Towelhead (2008) -vs- American Beauty (1999)

Towelhead -vs- American Beauty

Bryce Zabel, Editor-in-ChiefThe Smackdown

It’s been ten years next week that audiences got their first look at “American Beauty,” the film with its dark vision of Americana that went on to win our highest honor in film.  So today, we give you Ball-vs-Ball.

The suburbs of Alan Ball’s imagination are places that so stifle people from living reasonable lives that they go berserk looking for meaning.  That can include quitting your job, blackmailing your boss and going to work at a fast food restaurant or it can mean underage kids pulled into sexually confusing or predatory relations.  So far as I can tell, it never means anything normal.  “American Beauty” got the Oscar almost a decade ago after taking us on a joy ride into the curdled family dynamics of the Burnam household and now “Towelhead” takes us into the outer regions of Houston where coming to America looks like something that immigrants should hardly wish for.

The Challenger

“Towelhead” begins with a 13-year-old girl Jasira (Summer Bishil) calmly letting someone completely inappropriate shave her pubic hair.  I’m not joking: do not take your kids to see this picture.  In any case, Jasira gets shipped off to live with her father Rifat (Peter Macdissi) who works for NASA in a bland tract house in a cul-de-sac of weirdness.  There’s the racist and obnoxious 11-year-old next door who turns her onto sex magazines and the kid’s father Mr. Vuoso (Aaron Eckhart) who actually manages to do worse things to her than force her to endure the act that started the picture.  Along the way and in between this sadness, the film, based on a 2005 novel by Alicia Erian, wants to tell a story of “sexual awakening” of this young girl.  Written and directed by Alan Ball, it’s his directorial debut.

The Defending Champion

If you haven’t seen “American Beauty,” you probably at least know that it won the Oscar for “Best Picture” and that Kevin Spacey took home the “Best Actor” award.  Written also by Alan Ball, it takes us inside the (dead) head of Lester Burnam (Spacey) who is living a life of nearly-silent desperation in the suburbs when something just snaps.  It’s not played for comedy, but it is funny, but also tragic.  The thing that snaps, apparently, is Spacey seeing the nubile blonde cheerleader played by Mena Suvari at his daughter’s high school and deciding that he needs to bed her.  But first he sheds all the vestiges of his life, like his job, his quiet civility, his straightness, several pounds of body fat and even his attempts to appear normal.  He deserves that Oscar and the plots and sub-plots that surrounded his performance only gave it the world to emerge from.

The Scorecard

Imagine having your first major film win the Oscar as “Best Picture.”  What’s your follow-up?  “Towelhead” is what Alan Ball felt was his best foot forward after eight years.  It’s absolutely clear that he was trying to re-capture the comic pitch of his earlier triumph in tone and performance.The thing that sucked you into “American Beauty” was its sense of dreaded normalcy.  It felt familiar (at least to me) yet it held such dark secrets.  In “Towelhead,” it sets us into a world that feels, if not impossible, at least improbable.  I saw “Towelhead” almost a year ago when a friend brought a cut over while it was in its second post-production after winning all kinds of response at the earlier Toronto Film Festival.  When the lights came back on at the end, my big question was “What was this film really about?”  The film had originally been called “Nothing is Private.”  The studio wanted to re-name it.  Ball wanted “Towelhead” and many other names were discussed.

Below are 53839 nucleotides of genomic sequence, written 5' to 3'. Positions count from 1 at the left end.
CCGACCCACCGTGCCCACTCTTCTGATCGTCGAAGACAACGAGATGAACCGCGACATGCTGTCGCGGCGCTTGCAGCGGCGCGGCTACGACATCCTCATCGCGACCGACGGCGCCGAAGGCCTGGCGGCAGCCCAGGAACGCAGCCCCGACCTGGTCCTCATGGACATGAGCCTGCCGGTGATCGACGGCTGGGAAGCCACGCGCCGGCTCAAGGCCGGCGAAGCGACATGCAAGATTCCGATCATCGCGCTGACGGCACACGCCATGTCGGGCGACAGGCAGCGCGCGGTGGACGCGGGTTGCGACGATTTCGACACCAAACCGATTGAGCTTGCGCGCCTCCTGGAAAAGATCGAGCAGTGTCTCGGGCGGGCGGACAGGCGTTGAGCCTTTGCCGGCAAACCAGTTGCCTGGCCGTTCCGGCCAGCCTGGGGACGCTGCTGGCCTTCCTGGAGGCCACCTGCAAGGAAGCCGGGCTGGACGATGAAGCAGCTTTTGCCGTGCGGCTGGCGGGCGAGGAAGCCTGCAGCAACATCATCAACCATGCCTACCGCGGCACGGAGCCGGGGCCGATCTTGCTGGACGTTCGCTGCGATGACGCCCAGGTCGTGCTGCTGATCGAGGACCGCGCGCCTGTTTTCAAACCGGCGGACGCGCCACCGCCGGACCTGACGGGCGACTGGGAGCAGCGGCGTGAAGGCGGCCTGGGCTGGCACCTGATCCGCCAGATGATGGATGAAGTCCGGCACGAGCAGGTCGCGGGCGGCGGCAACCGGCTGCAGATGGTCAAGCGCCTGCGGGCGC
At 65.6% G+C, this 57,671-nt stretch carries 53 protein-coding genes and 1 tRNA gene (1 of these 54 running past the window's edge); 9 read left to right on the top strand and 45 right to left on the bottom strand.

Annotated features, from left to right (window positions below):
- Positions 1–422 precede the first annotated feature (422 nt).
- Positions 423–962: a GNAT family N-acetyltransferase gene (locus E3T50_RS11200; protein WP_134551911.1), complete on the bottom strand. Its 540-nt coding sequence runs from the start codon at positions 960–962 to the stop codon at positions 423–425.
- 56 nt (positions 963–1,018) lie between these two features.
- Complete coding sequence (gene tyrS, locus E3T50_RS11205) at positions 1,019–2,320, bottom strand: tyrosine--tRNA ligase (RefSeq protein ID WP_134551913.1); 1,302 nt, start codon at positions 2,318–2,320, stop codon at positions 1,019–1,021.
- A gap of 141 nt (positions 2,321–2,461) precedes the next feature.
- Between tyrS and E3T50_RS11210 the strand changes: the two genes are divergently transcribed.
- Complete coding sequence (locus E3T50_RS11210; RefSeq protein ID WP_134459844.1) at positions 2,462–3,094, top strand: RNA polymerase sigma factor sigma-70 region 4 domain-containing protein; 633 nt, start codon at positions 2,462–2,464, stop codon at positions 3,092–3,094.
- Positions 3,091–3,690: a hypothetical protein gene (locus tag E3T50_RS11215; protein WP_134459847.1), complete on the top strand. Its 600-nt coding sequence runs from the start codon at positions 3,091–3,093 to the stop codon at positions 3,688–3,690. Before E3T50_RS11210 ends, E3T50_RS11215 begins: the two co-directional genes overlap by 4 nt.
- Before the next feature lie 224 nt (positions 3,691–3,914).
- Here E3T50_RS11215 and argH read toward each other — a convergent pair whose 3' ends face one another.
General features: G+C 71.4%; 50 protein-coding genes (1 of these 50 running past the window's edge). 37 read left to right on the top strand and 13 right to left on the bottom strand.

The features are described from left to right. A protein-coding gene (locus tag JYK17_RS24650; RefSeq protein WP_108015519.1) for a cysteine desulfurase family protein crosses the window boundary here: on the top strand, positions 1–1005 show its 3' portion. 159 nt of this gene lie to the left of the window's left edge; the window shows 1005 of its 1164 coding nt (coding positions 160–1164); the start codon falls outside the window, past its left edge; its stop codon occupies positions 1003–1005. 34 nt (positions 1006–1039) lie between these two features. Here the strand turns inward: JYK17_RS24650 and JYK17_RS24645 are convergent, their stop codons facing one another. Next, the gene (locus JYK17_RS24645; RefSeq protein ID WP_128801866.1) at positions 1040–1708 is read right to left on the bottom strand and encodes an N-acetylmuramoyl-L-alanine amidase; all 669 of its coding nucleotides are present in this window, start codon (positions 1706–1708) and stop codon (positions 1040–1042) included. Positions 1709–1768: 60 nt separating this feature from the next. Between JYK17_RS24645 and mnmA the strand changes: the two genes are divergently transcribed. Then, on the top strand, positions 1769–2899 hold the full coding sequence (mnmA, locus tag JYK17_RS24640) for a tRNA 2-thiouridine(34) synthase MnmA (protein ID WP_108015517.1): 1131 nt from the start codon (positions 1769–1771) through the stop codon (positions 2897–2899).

If Kevin Spacey’s character’s wrong intentions are at least understandable, Aaron Eckhardt’s are just plain wrong.  There is a pervasive tone of abuse in “Towelhead” that never goes away and is at distinct odds from the attempt to show us lighter moments in life as we know it.  It can definitely hit you in a way that creates a strong reaction.  Reviewer Cole Smithey called the film “the most disgusting, ethically reprehensible, and irresponsible film to come out of the 21st century’s first decade.”  I know that Republicans will hate it, but I don’t think a lot of Democrats will enjoy it either.

The Decision

I’ve met Alan Ball (while I was chairman of the TV Academy) and like his work a lot.  Watched every episode of “Six Feet Under” and have started in on “True Blood.”  You want to like his work because he’s attempting to do challenging things and mostly succeeding.  With “Towelhead,” however, he’s picked too strange a story, one that I think probably failed at the material stage: he should have passed on the book, but he bought it instead.

“Towelhead” probably won’t work for you.  If you want to remember how original Ball can be, go for a new viewing of “American Beauty” and prepare to be amazed… again.

Bryce Zabel and Alan Ball
Alan Ball (left) and Bryce Zabel at the Directors Guild of America.
About Bryce Zabel 199 Articles
Drawing inspiration from career experiences as a CNN correspondent, TV Academy chairman, writer/producer and fast-food cook, Bryce is the Editor-in-Chief of Movie Smackdown. While he freely admits to having written the screenplay for the reviewer-savaged "Mortal Kombat: Annihilation," he hopes the fact that he also won the Writers Guild award a couple of years ago will cause you to cut him some slack. He's also a member of the Directors Guild, creator of five primetime network TV series, and author of a new non-fiction book about UFOs.

1 Comment on Towelhead (2008) -vs- American Beauty (1999)


  1. Bryce:
    I knew “Towelhead” only by reputation. Forewarned is forearmed.

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